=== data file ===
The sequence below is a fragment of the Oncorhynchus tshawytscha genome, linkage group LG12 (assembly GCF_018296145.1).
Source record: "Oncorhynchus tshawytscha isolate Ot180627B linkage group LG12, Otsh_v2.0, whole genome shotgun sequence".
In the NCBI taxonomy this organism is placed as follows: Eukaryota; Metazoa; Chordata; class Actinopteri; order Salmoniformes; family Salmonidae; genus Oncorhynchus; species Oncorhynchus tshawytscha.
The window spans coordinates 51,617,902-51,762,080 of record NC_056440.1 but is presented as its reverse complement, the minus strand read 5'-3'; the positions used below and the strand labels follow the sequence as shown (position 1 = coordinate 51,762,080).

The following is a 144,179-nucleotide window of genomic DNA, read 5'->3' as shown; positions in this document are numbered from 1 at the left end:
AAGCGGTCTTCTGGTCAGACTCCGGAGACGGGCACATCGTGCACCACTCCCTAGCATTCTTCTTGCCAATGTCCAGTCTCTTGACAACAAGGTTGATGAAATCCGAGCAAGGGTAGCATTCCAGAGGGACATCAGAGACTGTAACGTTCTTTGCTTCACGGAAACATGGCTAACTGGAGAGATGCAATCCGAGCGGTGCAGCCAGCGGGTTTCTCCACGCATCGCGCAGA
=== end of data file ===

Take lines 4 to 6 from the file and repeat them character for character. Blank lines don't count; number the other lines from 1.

The window spans coordinates 51,617,902-51,762,080 of record NC_056440.1 but is presented as its reverse complement, the minus strand read 5'-3'; the positions used below and the strand labels follow the sequence as shown (position 1 = coordinate 51,762,080).

The following is a 144,179-nucleotide window of genomic DNA, read 5'->3' as shown; positions in this document are numbered from 1 at the left end:
AAGCGGTCTTCTGGTCAGACTCCGGAGACGGGCACATCGTGCACCACTCCCTAGCATTCTTCTTGCCAATGTCCAGTCTCTTGACAACAAGGTTGATGAAATCCGAGCAAGGGTAGCATTCCAGAGGGACATCAGAGACTGTAACGTTCTTTGCTTCACGGAAACATGGCTAACTGGAGAGATGCAATCCGAGCGGTGCAGCCAGCGGGTTTCTCCACGCATCGCGCAGA